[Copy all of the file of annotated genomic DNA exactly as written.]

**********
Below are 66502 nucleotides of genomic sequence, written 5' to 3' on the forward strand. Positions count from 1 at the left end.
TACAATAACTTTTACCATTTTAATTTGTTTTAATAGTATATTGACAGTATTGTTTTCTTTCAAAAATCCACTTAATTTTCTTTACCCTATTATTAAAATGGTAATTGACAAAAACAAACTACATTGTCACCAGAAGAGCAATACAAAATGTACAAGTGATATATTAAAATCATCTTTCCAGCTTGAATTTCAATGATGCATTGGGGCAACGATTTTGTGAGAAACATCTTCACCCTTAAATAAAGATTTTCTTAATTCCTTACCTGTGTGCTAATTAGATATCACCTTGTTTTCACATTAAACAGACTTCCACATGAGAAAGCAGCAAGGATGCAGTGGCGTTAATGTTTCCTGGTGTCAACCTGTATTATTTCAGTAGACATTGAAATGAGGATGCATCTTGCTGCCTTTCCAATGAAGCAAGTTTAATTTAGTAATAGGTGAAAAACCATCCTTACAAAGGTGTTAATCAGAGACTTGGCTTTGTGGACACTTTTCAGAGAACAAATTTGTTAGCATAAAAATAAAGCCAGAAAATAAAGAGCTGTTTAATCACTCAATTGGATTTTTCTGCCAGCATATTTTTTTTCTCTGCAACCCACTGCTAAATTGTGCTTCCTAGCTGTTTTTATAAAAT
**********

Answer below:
Below are 66502 nucleotides of genomic sequence, written 5' to 3' on the forward strand. Positions count from 1 at the left end.
TACAATAACTTTTACCATTTTAATTTGTTTTAATAGTATATTGACAGTATTGTTTTCTTTCAAAAATCCACTTAATTTTCTTTACCCTATTATTAAAATGGTAATTGACAAAAACAAACTACATTGTCACCAGAAGAGCAATACAAAATGTACAAGTGATATATTAAAATCATCTTTCCAGCTTGAATTTCAATGATGCATTGGGGCAACGATTTTGTGAGAAACATCTTCACCCTTAAATAAAGATTTTCTTAATTCCTTACCTGTGTGCTAATTAGATATCACCTTGTTTTCACATTAAACAGACTTCCACATGAGAAAGCAGCAAGGATGCAGTGGCGTTAATGTTTCCTGGTGTCAACCTGTATTATTTCAGTAGACATTGAAATGAGGATGCATCTTGCTGCCTTTCCAATGAAGCAAGTTTAATTTAGTAATAGGTGAAAAACCATCCTTACAAAGGTGTTAATCAGAGACTTGGCTTTGTGGACACTTTTCAGAGAACAAATTTGTTAGCATAAAAATAAAGCCAGAAAATAAAGAGCTGTTTAATCACTCAATTGGATTTTTCTGCCAGCATATTTTTTTTCTCTGCAACCCACTGCTAAATTGTGCTTCCTAGCTGTTTTTATAAAAT